This year's Oscar for Best Actress was won, slightly mysteriously, by Jessica Lange for a film made in 1991. Blue Sky, which was the final film from its director, Tony Richardson, turns out to be a creditable, though not very thrilling, family drama, set in 1962, against a background of nuclear testing. Dad (Tommy Lee Jones), is a military scientist with a passion for the truth, Mom (Lange), is a fanaticist and a flirt who is always getting him into trouble. They have teenage daughters, who are clever and critical (one has a nuclear disarmament symbol above her bed).

Lange's performance is fine but hardly ground-breaking - in fact a variation of her early starring role in Frances. Carly, her character here, is like Frances Farmer a free spirit in a constraining world, and consequently both a life force and a liability to those around her. This time, though, she is not the main casualty of her own impatience with convention. Carly is insistently sexual, but also childlike, calling her husband "daddy" and her daughters "sister". She betrays trust but requires protection. In the film's oddest sequence, her eldest daughter sorrowfully disciplines her by making her confess an infidelity to her husband over the phone.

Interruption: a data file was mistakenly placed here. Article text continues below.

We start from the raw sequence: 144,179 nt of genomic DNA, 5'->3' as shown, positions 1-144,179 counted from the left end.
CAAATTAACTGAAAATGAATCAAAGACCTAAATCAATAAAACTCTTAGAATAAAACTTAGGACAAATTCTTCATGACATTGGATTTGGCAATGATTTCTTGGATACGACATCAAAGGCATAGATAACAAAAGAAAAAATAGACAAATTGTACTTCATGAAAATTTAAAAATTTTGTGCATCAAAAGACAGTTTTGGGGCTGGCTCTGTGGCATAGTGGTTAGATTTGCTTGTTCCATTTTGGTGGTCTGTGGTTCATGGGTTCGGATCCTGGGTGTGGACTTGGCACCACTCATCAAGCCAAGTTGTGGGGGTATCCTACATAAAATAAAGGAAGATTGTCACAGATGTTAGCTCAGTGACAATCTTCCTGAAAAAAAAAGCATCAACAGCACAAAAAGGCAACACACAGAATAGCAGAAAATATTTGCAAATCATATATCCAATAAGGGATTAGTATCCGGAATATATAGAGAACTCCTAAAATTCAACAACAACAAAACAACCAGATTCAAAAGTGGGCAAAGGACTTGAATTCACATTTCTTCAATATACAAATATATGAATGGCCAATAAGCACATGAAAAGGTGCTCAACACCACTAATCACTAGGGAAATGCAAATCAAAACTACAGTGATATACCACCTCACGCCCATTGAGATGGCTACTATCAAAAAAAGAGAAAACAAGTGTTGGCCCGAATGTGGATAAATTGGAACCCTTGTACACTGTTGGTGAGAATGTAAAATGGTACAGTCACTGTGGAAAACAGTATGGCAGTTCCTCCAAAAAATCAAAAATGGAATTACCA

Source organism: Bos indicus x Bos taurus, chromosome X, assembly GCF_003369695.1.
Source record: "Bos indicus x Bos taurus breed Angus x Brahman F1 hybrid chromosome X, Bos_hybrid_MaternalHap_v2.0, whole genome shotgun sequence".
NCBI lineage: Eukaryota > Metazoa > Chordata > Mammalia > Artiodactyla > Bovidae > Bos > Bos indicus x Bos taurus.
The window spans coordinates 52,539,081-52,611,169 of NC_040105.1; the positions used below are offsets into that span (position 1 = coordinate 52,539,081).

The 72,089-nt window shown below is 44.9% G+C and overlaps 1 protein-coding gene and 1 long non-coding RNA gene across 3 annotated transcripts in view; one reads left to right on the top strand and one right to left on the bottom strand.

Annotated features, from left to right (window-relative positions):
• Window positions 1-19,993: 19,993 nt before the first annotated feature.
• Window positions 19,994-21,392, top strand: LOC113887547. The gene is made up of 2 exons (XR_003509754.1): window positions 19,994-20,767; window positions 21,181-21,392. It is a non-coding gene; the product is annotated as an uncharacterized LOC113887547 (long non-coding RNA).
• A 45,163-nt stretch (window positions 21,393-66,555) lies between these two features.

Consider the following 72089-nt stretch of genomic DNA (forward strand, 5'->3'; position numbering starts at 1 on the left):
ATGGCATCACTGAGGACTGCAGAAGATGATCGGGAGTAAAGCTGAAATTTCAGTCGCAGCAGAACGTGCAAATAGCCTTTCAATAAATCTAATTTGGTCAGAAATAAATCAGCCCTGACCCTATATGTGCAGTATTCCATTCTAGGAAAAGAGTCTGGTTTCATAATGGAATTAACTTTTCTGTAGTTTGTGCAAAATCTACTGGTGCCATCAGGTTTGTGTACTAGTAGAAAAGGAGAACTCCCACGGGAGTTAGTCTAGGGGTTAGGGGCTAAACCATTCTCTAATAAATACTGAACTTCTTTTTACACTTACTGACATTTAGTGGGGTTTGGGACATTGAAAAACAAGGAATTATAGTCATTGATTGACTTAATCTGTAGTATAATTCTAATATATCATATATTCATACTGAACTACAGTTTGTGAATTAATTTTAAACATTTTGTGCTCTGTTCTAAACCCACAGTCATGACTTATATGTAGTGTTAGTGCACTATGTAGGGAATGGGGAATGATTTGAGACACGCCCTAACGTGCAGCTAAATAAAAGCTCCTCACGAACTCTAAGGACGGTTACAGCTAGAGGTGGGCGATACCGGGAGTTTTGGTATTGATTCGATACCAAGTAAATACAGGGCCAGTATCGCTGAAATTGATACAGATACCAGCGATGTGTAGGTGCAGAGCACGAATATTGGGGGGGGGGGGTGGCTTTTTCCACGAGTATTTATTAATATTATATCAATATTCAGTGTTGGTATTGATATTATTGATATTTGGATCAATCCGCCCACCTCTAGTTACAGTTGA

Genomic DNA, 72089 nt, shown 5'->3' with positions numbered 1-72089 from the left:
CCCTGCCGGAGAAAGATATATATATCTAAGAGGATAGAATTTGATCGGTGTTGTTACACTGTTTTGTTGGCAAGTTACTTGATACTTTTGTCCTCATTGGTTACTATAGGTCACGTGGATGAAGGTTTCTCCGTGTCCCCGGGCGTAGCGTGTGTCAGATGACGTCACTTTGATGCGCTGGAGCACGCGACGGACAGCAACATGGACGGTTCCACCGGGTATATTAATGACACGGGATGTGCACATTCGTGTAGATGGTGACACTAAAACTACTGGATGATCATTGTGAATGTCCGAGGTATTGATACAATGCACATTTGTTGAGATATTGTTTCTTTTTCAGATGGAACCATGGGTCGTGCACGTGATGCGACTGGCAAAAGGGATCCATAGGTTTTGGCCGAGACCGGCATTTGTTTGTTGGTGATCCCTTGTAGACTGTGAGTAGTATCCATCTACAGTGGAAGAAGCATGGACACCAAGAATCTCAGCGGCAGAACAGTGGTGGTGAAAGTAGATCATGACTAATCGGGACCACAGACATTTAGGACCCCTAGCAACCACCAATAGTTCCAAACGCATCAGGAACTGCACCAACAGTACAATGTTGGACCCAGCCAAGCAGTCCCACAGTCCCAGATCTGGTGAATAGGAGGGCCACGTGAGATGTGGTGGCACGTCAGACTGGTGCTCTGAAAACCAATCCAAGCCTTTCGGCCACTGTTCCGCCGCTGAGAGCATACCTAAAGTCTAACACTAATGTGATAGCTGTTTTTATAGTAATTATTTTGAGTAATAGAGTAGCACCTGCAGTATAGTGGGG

Blue Sky, with an autobiographical script by Rama Laurie Stagner, means to be pro-woman and anti-bomb, but contains a subtext that complicates and even contradicts those statements. The link between woman and bomb, latent in the culture, ("Sex Bomb", the bikini named after a test site) is explicit in the movie: when Carly's husband compares her to water, and says he long ago made the decision to love her basic properties, he adds jokingly that he didn't know at the time that the water was full of nuclear "fishin' ". Certainly when Carly, in a low cut red dress, dances with her husband's superior, it's clear that she is an unstable isotope of female sexuality. Just as the underground tests vent plumes of radiation, so her dancing triggers a release of uncontrollable energy. The working out of the plot has her understanding the limits of freedom, and taking responsibility at last for those around her. Effectively it returns her sexuality to the lead-lined box of marriage.

n Both films open tomorrow